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Lars-Erik Bruce
Lars-Erik Bruce

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CSS in Stylesheets

What if we wrote the CSS rules in separate files, provided to the browsers as a form of "style sheets"?

Instead of transpiling SASS, writing CSS in our Javascript or fill our HTML or templates with class-names that describes the style we want, here is a novel idea: What if we provided pure simple text files to the browser, explaining how we would like our web applications and documents to be styled?

There seems to be many benefits of providing CSS in text files like these:

1. Improved performance

Faster loading times

Pure CSS files are lightweight and it turns out, the browsers can work out their contents and apply the style much faster than competing methods. This again, makes sure the loading times are much faster.

Also, the CSS doesn't even have to load, before the page is started rendering. The browser can apply styles whenever new style sheets are ready loaded.

Cache efficiency

Browsers can cache pure text files, which means that once a user has visited your web page, his browser doesn't have to download the CSS file again until next time you have changed the sites appearance.

2. Improved maintainance

Simplified debugging

When the CSS are located in separate files, it is easier to locate and fix styling issues. Especially when we write the style sheets ourselves, instead of relying on transpilation. When we isolate CSS from JS and HTML, we reduce complexity and make debugging a more straightforward process.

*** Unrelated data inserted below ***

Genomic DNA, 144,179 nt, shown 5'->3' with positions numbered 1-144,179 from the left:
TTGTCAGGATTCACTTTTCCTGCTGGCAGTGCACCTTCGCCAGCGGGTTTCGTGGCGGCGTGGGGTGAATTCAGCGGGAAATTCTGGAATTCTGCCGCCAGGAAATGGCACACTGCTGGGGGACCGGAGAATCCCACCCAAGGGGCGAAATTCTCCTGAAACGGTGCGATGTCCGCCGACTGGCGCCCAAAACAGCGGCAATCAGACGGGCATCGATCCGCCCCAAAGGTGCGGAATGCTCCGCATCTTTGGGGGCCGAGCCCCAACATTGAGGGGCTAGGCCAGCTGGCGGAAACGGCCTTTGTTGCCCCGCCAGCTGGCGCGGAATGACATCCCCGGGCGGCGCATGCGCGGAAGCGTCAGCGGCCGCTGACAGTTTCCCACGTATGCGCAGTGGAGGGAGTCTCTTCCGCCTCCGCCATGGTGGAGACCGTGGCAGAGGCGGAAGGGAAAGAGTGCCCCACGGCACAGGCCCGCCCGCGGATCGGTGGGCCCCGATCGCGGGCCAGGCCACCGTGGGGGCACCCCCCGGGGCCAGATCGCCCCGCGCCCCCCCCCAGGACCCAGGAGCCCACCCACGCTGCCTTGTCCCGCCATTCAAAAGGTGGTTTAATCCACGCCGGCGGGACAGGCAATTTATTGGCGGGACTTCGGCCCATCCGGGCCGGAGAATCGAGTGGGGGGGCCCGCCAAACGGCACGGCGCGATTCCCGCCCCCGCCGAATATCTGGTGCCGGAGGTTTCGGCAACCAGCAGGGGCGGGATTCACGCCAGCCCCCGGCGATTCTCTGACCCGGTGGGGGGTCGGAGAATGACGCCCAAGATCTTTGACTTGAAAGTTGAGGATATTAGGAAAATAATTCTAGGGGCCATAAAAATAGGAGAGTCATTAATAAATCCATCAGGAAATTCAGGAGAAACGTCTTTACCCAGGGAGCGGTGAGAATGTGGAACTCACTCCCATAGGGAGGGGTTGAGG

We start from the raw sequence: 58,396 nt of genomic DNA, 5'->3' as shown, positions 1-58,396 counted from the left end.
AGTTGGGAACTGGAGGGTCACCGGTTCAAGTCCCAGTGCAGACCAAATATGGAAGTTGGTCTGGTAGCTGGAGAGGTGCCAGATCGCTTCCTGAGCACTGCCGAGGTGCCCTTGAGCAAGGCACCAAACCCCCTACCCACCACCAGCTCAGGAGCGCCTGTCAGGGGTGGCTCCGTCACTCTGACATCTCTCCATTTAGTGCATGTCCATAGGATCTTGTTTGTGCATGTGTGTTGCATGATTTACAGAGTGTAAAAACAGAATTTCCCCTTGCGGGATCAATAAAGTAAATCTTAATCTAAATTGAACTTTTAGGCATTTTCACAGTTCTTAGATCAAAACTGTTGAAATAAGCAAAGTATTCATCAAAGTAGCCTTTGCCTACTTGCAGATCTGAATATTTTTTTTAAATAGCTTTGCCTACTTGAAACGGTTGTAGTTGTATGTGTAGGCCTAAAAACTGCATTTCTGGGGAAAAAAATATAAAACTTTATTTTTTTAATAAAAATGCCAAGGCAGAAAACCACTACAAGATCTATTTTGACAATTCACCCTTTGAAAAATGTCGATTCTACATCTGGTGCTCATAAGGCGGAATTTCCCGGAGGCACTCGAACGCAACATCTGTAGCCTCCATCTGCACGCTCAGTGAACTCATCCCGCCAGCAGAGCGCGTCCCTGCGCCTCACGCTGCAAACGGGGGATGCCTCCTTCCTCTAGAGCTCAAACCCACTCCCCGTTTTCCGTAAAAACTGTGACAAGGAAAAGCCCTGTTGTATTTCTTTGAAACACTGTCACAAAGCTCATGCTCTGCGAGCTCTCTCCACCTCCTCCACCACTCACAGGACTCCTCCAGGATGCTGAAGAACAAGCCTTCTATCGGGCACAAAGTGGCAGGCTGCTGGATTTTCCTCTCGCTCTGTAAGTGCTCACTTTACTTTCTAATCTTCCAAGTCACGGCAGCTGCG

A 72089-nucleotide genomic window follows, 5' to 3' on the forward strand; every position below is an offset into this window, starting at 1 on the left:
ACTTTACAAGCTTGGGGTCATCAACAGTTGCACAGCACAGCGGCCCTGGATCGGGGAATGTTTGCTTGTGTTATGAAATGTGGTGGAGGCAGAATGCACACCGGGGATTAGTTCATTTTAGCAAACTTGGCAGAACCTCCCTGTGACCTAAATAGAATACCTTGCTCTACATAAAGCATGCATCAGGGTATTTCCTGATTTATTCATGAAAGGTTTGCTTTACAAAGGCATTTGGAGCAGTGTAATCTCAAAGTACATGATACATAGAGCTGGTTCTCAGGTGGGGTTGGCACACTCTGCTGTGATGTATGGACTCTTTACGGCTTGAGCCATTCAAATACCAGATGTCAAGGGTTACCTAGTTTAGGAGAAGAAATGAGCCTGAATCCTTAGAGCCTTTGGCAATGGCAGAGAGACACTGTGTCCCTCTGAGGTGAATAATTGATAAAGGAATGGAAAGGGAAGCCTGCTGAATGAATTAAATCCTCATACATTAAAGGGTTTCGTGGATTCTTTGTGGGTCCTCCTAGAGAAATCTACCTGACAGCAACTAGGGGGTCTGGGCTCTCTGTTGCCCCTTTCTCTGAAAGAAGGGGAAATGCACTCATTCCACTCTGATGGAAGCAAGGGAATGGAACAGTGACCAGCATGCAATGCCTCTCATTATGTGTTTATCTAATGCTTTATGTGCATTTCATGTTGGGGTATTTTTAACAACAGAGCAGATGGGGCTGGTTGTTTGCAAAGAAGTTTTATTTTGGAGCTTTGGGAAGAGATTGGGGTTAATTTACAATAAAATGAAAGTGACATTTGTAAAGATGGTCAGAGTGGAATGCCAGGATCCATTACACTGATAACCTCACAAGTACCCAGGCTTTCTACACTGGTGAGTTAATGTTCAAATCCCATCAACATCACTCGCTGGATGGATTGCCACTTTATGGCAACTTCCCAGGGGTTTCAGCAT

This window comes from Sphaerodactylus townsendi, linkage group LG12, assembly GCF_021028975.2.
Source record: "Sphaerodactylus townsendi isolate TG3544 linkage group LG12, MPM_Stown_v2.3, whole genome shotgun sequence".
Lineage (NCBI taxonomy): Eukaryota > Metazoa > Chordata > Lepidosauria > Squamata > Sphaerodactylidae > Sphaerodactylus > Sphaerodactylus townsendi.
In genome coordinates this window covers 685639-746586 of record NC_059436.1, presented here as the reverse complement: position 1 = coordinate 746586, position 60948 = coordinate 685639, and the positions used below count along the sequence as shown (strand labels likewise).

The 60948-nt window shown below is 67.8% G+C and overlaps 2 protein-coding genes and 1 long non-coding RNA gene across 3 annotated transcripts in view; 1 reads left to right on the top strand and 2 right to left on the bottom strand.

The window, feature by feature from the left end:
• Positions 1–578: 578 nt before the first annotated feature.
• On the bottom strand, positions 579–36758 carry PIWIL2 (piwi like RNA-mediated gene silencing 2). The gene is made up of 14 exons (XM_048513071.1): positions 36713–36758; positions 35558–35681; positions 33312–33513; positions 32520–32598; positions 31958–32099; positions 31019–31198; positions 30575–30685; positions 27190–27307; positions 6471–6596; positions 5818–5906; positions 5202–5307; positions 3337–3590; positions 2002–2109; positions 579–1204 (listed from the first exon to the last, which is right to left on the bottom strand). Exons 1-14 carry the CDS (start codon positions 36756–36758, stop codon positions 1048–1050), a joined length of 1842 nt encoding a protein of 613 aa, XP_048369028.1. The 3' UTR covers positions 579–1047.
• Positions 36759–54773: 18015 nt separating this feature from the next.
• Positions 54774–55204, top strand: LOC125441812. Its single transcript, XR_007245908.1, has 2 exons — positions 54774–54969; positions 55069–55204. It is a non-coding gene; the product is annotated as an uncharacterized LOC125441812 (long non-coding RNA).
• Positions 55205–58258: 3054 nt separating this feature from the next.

Version control friendly

Writing the styles in pure text files, we can track, reverse and collaborate our style sheets with ease in git.

3. Enhanced flexibility and scalability


CSS in text files can be reused across multiple pages. CSS written for a specific style class, can be reused for multiple components. This saves time, and ensures consistency in design.


Having CSS in separate text files makes it easier to organize our styles. We can split the styles into different "sheets" (text files) and manage them independently.

There are many ways we could divide the CSS files. We could use one for each component we make, one for each screen in our application, or heck, for smaller projects we could even make do with one single CSS file for the entire web site.

In conclusion

Instead of the tried and tested approaches like "utility first" style classes like Tailwind, "css-in-js" frameworks, transpiled super CSS like SASS or Less, we could try something novel: Write plain CSS in plain text files. I think this would be an important and beneficial practice for modern web development. By understanding and implementing these principles, developers can create more efficient, maintainable and flexible web pages and web applications.

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